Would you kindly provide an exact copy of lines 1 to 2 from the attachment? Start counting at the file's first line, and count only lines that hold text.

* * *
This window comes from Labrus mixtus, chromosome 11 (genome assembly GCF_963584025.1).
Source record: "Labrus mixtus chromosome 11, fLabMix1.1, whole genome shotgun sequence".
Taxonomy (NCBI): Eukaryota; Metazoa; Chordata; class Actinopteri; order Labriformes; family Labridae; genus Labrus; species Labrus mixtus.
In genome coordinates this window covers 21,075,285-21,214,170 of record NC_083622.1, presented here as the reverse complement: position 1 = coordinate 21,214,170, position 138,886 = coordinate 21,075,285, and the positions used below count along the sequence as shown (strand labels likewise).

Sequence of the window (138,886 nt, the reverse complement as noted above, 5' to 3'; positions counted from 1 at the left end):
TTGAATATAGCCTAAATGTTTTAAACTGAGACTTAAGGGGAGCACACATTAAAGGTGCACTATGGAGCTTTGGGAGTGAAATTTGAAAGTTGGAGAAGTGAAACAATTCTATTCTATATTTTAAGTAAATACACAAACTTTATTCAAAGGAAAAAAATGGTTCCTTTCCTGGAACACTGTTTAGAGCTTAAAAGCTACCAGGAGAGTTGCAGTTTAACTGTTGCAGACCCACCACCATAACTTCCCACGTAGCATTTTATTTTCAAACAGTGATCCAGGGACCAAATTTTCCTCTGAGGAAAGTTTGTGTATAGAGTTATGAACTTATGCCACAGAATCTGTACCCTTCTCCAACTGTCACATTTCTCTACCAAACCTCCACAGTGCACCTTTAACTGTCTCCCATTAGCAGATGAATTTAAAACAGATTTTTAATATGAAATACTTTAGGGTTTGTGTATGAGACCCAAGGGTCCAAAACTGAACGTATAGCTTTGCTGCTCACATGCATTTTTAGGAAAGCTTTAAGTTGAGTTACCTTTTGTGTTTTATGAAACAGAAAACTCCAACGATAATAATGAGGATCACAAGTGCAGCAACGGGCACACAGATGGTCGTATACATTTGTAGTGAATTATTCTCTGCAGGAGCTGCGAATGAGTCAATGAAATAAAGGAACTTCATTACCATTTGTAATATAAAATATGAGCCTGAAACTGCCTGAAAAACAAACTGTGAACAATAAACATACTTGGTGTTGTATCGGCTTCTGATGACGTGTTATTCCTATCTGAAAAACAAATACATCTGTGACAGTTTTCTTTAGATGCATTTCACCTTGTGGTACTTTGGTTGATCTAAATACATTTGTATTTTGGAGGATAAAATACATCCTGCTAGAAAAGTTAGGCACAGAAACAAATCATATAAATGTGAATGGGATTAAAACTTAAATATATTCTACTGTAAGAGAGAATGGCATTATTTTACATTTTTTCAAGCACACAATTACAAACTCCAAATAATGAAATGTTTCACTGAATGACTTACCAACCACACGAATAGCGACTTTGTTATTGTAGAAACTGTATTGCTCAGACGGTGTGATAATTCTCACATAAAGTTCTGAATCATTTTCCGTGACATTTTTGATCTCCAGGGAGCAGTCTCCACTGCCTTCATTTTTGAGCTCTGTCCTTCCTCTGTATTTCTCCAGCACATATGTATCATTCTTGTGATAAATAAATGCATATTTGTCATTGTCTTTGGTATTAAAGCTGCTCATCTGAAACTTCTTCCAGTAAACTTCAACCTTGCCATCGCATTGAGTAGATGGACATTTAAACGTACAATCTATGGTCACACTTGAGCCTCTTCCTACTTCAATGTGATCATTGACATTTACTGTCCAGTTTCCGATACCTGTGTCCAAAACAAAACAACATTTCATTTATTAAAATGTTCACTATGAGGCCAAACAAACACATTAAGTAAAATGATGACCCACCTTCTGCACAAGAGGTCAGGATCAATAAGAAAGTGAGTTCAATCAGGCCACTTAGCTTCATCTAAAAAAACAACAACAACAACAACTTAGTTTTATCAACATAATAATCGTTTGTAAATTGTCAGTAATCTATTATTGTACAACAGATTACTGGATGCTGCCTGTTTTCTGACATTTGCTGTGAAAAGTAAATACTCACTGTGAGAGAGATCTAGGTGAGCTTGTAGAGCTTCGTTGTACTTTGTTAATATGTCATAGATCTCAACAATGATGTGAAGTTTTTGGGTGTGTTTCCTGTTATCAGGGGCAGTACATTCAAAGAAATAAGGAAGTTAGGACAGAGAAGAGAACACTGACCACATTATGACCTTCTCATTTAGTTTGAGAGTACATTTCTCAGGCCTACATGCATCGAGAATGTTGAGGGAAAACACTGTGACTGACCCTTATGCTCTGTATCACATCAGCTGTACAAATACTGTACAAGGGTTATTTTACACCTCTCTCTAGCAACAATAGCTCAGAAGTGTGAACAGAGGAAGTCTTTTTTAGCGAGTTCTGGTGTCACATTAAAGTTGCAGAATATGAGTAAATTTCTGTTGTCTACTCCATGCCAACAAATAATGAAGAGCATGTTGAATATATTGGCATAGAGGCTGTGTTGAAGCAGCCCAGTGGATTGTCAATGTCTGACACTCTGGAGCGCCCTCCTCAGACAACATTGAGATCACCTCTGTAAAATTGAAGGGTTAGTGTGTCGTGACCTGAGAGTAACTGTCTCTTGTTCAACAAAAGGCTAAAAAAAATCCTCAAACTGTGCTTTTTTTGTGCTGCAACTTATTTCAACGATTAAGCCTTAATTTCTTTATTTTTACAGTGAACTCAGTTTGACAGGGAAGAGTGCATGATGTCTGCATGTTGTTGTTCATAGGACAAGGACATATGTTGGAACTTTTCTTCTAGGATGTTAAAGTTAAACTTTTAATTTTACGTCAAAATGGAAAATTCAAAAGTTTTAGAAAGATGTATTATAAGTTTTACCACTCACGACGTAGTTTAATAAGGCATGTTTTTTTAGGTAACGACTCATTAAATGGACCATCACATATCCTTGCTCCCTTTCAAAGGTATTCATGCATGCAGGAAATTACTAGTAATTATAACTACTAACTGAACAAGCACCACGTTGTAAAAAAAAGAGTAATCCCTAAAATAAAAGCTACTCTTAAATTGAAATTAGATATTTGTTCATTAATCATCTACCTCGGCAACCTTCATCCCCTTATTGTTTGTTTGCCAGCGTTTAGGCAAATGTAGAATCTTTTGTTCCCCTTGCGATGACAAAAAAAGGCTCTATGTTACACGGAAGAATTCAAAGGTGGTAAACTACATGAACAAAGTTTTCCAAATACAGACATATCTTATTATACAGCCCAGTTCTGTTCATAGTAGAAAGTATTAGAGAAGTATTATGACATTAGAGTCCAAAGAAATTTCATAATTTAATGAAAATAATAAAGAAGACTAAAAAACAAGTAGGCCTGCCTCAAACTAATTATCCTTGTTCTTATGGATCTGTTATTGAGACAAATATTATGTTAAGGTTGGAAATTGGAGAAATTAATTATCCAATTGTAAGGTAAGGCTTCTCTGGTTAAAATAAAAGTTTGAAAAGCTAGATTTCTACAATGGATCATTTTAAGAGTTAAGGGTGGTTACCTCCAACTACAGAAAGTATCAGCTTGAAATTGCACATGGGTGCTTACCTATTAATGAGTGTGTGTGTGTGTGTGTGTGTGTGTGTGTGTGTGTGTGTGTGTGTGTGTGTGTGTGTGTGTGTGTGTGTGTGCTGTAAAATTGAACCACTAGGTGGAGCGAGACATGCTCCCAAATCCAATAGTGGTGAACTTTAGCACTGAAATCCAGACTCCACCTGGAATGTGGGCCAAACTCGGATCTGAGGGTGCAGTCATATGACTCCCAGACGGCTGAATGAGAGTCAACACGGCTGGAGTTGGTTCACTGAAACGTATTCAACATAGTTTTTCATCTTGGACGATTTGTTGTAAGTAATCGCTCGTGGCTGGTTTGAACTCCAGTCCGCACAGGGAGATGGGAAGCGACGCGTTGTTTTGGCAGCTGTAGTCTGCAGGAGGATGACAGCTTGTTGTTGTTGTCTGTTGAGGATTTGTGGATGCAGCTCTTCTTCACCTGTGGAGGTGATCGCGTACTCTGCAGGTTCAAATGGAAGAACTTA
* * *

This window comes from Labrus mixtus, chromosome 11 (genome assembly GCF_963584025.1).
Source record: "Labrus mixtus chromosome 11, fLabMix1.1, whole genome shotgun sequence".